Investors keeping close eye on Arabian Centres’ IPO
The initial public offering of shares in Arabian Centres, Saudi Arabia’s largest shopping mall operator, is significant, not only in the sale being the third largest the kingdom has witnessed in five years but also in it being the first to welcome qualified US institutional investors.
For those reasons, potential investors in the much-anticipated limited sale of Saudi state oil and natural gas giant Saudi Aramco were watching how the Arabian Centres initial public offering (IPO) played out and how the company’s shares performed on the domestic stock exchange, the Tadawul.
The government of Saudi King Salman bin Abdulaziz Al Saud has been encouraging family-owned Saudi companies to list in an effort to strengthen the kingdom’s capital markets as part of Riyadh’s economic reform drive under Saudi Vision 2030. Arabian Centres is the majority-owned subsidiary of the Saudi retailer Fawaz Alhokair Group.
Fawaz Alhokair, the co-founder and majority shareholder in the group, serves as Arabian Centres chairman. He was arrested in November 2017 as part of the Saudi government’s anti-corruption crackdown that included prominent Saudi executives, government officials and royals. He was released in January 2018.
Arabian Centres is the leading owner, operator and developer of malls in Saudi Arabia, with 19 shopping centres in ten cities and plans to expand its operations to 27 malls within four years. Its parent company owns the kingdom’s franchise rights to well-known retail brands, including Banana Republic and Gap. Part of Arabian Centres’ expansion plans include cinemas, of which four are under construction with another 12 in the works.
There had been much hype leading up to the Arabian Centres IPO in May, though the sale may have suffered from a lacklustre investor response and the company’s cautiousness.
The IPO was expected to be among the largest in the kingdom since Saudi lender National Commercial Bank raised $6 billion in November 2014 from the sale of 500 million shares, representing a 25% stake in the financial institution. The Gulf country’s second largest IPO involved Saudi Ground Services, the kingdom’s largest airport ground handling services provider, which earned $752 million from the public sale of 30% of the company in June 2015.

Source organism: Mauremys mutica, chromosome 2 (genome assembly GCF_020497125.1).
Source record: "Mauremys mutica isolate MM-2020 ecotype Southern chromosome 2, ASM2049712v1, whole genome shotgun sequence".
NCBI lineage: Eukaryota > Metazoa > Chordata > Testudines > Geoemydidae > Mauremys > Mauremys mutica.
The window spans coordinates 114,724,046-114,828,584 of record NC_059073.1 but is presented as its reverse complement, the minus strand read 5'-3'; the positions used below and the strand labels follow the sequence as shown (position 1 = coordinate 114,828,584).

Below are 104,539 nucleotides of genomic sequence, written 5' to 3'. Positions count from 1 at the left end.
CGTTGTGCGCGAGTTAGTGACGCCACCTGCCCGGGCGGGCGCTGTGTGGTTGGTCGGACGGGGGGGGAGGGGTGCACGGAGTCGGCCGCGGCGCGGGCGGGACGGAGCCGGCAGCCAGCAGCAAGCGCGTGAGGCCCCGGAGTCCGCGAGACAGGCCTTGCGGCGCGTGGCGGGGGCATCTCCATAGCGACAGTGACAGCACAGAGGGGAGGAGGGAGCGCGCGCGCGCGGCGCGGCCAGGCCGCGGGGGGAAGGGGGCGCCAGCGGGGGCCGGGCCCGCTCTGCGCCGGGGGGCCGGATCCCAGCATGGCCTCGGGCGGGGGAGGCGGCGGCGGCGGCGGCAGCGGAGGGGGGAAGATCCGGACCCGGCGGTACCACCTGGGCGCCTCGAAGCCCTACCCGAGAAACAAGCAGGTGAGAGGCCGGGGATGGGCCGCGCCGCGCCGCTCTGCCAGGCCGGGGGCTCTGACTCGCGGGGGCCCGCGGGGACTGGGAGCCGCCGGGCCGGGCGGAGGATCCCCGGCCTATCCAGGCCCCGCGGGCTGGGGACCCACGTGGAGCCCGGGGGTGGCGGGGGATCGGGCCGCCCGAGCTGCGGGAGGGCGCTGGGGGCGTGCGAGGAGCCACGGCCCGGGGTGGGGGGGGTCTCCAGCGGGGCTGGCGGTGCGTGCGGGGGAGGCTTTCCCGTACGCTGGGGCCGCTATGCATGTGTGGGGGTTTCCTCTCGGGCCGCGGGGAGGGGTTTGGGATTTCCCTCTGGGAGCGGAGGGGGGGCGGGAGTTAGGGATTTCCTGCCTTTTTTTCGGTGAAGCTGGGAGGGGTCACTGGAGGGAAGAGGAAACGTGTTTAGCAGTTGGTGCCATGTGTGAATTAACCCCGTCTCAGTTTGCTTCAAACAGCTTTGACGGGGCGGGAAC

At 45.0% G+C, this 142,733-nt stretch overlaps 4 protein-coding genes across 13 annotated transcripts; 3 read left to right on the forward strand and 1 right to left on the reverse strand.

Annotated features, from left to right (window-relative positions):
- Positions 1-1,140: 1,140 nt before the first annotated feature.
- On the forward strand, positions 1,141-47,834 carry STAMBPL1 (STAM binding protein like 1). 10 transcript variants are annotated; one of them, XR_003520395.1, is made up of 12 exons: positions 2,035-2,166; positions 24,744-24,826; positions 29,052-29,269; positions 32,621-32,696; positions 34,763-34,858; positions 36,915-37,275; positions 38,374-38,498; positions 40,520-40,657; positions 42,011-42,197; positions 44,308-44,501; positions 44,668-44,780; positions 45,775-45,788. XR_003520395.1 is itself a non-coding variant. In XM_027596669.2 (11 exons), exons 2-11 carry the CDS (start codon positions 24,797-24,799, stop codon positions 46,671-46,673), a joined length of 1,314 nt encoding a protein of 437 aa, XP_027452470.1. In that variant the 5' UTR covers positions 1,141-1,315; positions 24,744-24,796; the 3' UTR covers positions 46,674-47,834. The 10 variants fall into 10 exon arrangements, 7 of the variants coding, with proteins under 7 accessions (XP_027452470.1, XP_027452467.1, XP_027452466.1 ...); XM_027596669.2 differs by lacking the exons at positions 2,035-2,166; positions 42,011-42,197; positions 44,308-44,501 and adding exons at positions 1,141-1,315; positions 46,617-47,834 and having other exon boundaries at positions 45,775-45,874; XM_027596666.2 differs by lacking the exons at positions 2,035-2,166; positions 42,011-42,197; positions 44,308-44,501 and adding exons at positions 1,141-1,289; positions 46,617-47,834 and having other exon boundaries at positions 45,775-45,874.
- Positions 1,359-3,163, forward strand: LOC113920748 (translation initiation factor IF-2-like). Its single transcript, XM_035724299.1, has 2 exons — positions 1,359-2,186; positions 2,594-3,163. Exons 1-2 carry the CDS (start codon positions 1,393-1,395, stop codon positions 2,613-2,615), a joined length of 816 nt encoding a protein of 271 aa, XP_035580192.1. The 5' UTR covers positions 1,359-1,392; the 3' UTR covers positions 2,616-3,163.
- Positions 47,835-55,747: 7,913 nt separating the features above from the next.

When Arabian Centres announced in April that it was preparing to offer 95 million shares, which represented around 20% of the firm, CEO Olivier Nougarou, appointed Arabian Centres’ CEO in March, suggested the offering could raise “in the range of $1 billion but it’s very difficult to confirm.”
The company’s prospectus for the IPO projected that the sale could earn as much as $836 million, based on the top of the share price range that Arabian Centres had calculated in its “book-building” process with potential investors ahead of the listing on the Tadawul. The Saudi mall operator planned to sell 65 million existing shares and 30 million new shares at 26-33 riyals ($6.93-$8.79) per share.
Arabian Centres ultimately priced its IPO shares at the bottom of that range, providing the company a market capitalisation of $3.3 billion. The sale garnered the firm $747 million. The company indicated that proceeds from the sale would go towards debt repayment and expansion plans.
What distinguished the Arabian Centres IPO from previous public offerings in the kingdom was that it was foremost an international sale. It was the first time that shares in a Saudi firm could be directly and primarily sold to qualified US institutional investors under US securities Rule 144a. Arabian Centres said: “Final allocations were approximately 94% to institutional investors entitled to participate in the book-building process and approximately 6% to individual investors in the Kingdom of Saudi Arabia.”
The company noted that public funds, private funds and discretionary portfolios were the main investors in the IPO. There were reports that the kingdom’s main sovereign wealth fund, the Public Investment Fund, had indirectly invested in the Arabian Centres IPO through institutional funds.
The Arabian Centres IPO is the first beneficiary of new rules recently introduced by the kingdom’s market watchdog, the Capital Markets Authority, that aim to limit stock fluctuations after a public share sale.
Arabian Centres’ debut performance on May 22, however, proved underwhelming, perhaps resulting from a somewhat tepid response to the IPO that included negative sentiment regarding the Saudi retail market. While the price of Arabian Centres’ shares reached $6.96 on the exchange’s opening, it subsequently traded as low as $6.29 and closed at $6.66 on that day. Since Arabian Centres joined the Tadawul, its share price has consistently settled below $6.93, the low end of the IPO range.